There’s no way of knowing if I contributed to the decision of his leaving the fandom. I really hope not. But for me, honoring him means making sure that I remember that artists are people first and foremost and to always treat them as such — no matter how star-struck I might be by them. Even the most popular folks who share our interest in giants have full lives; day jobs, relationships, hopes, fears, responsibilities, worries, personalities, pet peeves, a limited ability to manage everything on their plate. It’s so easy to take things personally when someone who is being hounded for attention doesn’t pay attention to me; it’s important to remember that it might not be personal but even if it is it’s their right as people to choose who they befriend.

I don’t have the naturally positive temperament that DNA did, but even still I want to be as positive influence on the community as he was during his time here. I want to put that positivity into the stories I write and share here, and I want to help provide a balance to the spectrum of macrophilia on the Internet. It doesn’t all have to be violent, humiliating, or crude (though hey, if that’s what you’re into there’s nothing wrong with that — you do you!). It can be joyous, silly, loving, and fun, too.

DNA unquestionably made my life better by being a part of it, and I appreciate the love he showed to me while he was. I’m really sorry that I never got a final chance to tell him what he meant to me, and I sincerely hope I’ll get to one of these days. For now, it’s enough to know how he’s made me a better person and to act on the lessons I learned through him.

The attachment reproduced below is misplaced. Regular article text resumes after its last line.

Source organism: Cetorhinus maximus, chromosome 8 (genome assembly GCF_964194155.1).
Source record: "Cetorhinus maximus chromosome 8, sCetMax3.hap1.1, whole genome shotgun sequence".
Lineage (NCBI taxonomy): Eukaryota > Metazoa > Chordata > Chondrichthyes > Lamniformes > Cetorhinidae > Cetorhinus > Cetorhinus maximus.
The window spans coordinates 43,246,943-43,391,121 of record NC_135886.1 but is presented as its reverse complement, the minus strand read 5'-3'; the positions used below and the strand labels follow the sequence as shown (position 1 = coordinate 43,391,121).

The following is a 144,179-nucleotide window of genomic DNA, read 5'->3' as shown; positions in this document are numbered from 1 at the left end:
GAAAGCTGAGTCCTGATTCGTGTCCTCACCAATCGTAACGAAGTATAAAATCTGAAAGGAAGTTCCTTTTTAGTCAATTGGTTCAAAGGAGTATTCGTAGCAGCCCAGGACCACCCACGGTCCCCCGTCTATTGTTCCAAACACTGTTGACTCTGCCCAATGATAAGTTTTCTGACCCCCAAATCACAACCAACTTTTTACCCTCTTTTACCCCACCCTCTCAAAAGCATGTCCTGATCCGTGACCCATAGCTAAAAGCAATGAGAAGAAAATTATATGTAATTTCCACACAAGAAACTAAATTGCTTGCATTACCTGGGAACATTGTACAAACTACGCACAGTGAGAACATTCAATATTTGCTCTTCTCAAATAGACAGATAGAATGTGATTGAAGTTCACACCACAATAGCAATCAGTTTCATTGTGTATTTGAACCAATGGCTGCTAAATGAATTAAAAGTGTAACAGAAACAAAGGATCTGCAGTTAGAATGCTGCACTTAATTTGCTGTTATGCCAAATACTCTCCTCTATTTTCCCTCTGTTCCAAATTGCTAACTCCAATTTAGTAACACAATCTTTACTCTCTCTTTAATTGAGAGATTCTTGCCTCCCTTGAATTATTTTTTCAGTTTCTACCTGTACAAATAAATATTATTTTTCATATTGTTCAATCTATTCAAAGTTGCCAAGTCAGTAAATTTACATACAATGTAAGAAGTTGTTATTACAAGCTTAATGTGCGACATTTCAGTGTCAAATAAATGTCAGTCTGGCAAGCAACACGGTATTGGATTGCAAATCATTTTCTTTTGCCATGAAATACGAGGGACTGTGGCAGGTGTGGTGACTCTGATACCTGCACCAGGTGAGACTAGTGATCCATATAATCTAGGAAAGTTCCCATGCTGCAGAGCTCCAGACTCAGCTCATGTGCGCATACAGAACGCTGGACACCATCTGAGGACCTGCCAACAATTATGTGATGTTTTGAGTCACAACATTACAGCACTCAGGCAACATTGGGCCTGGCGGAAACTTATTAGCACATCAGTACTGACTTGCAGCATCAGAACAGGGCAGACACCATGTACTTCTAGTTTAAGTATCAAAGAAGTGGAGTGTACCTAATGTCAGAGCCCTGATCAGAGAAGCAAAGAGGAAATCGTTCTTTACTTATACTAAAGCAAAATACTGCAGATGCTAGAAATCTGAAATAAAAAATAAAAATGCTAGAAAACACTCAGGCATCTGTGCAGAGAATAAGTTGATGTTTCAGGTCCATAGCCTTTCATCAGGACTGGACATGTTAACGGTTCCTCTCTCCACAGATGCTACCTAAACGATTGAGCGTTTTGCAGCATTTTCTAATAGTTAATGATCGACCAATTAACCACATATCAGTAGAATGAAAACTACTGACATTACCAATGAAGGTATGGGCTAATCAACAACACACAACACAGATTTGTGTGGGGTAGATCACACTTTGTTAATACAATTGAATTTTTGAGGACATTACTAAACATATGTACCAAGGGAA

I know that a lot of us are going through a sort of grieving process for him as well. I think it’s important to recognize and honor that. It’s OK to be sad that a friend (or favorite artist, or community fixture) is gone, and it’s OK to admit being bewildered or lost about the way they left. But please don’t let that feeling curdle into anger or a sense of entitlement; he doesn’t owe us anything, especially after he’s given us so much. Let’s appreciate what an awesome person he was, and hope that someday we’ll get to tell him so properly.

 
 

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(Fandom) 2 Words

 

Fandom 150Comedians who use shocking or transgressive humor are often no strangers to controversy and criticism. Even the best of them sometimes tip over into the gratuitous, but most don’t stay there very long. The transgressive nature of stand-up comedy is used by these artists as a tool, a scapel that scrapes away the flab of public discourse to reveal the wounds buried underneath. Then there’s 2 Gryphon. He’s the most recognizable furry stand-up comedian we’ve got and has made transgressive humor a centerpiece of his act for over a decade now. However, that humor isn’t in service of exposing and ultimately healing the sensitive topics he frequently covers; it encourages flippant dismissal of the people who disagree with his stances. The “jokes” and comments he makes online encourage his fans to dismiss concerns that he’s engaging in bigoted behavior, spread misinformation and act on it in ways that hurt furries who are most in need of our compassion. 2’s irresponsible and insensitive attitude towards public discourse helps him to shrug off criticism but hurts the fandom as a whole — and that’s something we can’t tolerate any more.

Last Wednesday, 2 Gryphon announced his performance at AnthroCon had been canceled by the board. He did this by responding to a tweet not obviously directed to him from a Twitter account that hasn’t posted in two years before then. In the absence of any official word from the convention staff, it was assumed by both his fans and critics that the decision was made due to a long history of offensive comments made from his personal blog and Twitter account. The way this news broke is important, because it shows us how 2 handles controversy when he has control of how to present it.